Katherine Lynch knows her daughter, Ann Townsend Lynch, could use some relief. That’s why the mother is seeking legal access in Georgia to “medical marijuana,” an oil extract of the plant that’s been shown to drastically reduce seizures in people suffering a variety of ills. Shortly after birth, Ann Townsend, now 3 1/2, suffered a “hypoxic ischemic event” that deprived her of oxygen and left her brain-injured. By age one, she was enduring approximately 100 seizures a day.
Lynch, a 36-year-old commercial real estate professional, recently talked about her daughter’s condition and why she hopes state legislators will move forward on legalizing medical marijuana.
Q: Tell us about your daughter.
A: She was born perfectly healthy. No concerns whatsoever, and four days later, (she) started having seizures. After a number of tests, they determined there was a brain injury and a prognosis of a likelihood of seizure disorder, global developmental delays and cerebral palsy.
Q: When did she start having seizures?
A: She had them right at the beginning, and they got them under control. At about nine months to a year, (the) seizures started happening again. They ramped up pretty quick. Before we knew it, she was having a hundred a day, and she was in the hospital.
Q: Her treatment for this was Phenobarbitol?
A: That’s one. She’s on three different anti-epileptic drugs, pharmaceutical drugs. She’s also on a ketogenic diet, which is a very strict, controversial diet for kids of this age that takes out all carbs and sugar.
Q: What did the doctors say?
A: The doctors tell you if you can’t get adequate seizure control with one or two anti-epileptic drugs, the chances of getting control are slim to none with any drugs that are available. I spent the next two years trying to accept that the world we’re going to be living in is never going to have the perfect answer. It’s just going to be a balancing act between seizure control and Ann Townsend being completely sedated, with a goal of trying to keep her as comfortable as possible.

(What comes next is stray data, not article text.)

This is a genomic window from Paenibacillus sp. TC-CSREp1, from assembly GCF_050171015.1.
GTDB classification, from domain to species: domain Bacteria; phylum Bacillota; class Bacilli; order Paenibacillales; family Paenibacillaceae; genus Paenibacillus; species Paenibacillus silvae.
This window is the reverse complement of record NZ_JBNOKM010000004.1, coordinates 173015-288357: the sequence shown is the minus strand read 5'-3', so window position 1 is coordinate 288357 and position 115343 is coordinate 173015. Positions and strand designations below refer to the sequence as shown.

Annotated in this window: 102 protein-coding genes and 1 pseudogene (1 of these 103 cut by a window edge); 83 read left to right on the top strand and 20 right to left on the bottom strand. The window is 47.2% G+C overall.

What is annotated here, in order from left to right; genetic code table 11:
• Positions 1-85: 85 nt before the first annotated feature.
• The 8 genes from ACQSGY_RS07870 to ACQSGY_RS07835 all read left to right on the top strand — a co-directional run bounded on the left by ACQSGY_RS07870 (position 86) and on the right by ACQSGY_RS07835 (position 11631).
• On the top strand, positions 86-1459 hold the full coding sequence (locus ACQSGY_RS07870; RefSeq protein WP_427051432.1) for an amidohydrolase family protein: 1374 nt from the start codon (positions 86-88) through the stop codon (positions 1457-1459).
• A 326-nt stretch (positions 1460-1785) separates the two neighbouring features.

Q: How did you hear about medical marijuana?
A: The Sanjay Gupta (CNN) special came out in August 2013. I had heard people talking about it. I probably had the same reaction every other parent had: First, don’t get my hopes up. And second, I’m not going to give marijuana to my kid. But seeing your child suffer each day will force you to be open-minded to anything. Once you see how other kids (receiving medical cannabis) are getting seizure control, and are awake and alert for the first time in their lives, not being totally sedated, it definitely strikes your interest.
Q: Would you consider moving from Georgia to get that treatment?
A: I’ve considered it. I’ve not completely eliminated it as a possibility. The more I research the issue, the stronger I feel about the fact that no one should have to move to get access to something that every neurologist I’ve spoken to is 100 percent on board with.
Q: What would you like to tell the Georgia General Assembly?
A: My message is that Georgia legislators need to understand the sense of urgency. We can’t wait around. We’ve already lost two kids whose parents were lobbying with me at the Capitol this past winter. A lot of these kids are so young. There’s potential that they could have a dramatically different quality of life if we do something now. Little kids that are in the most important developmental stages of their lives are being made into complete zombies (through sedation), and they’re missing out on this time to develop. Many Georgia legislators like state Rep. Allen Peake are doing admirable work to set up a framework for safe access in Georgia. Due to federal regulations, the issue is incredibly complex. But that is no excuse not to be proactive. On a federal level, it is a complete mess. The feds obtained a patent for the neuroprotectant qualities of marijuana components, but it does no good until they admit that it was a mistake for marijuana to be listed as a controlled substance. It’s simply irresponsible not to move this forward at all levels and take the necessary steps to untangle this mess.
Q: Should Georgia cultivate and regulate medical marijuana, or just decriminalize its use?
A: Why not both? I understand both routes have implications, but I trust elected officials and experienced consultants to figure it out. I’m not an elected official, I’m a parent. I’m a mom. My goal is to seek effective and humane treatment for my daughter.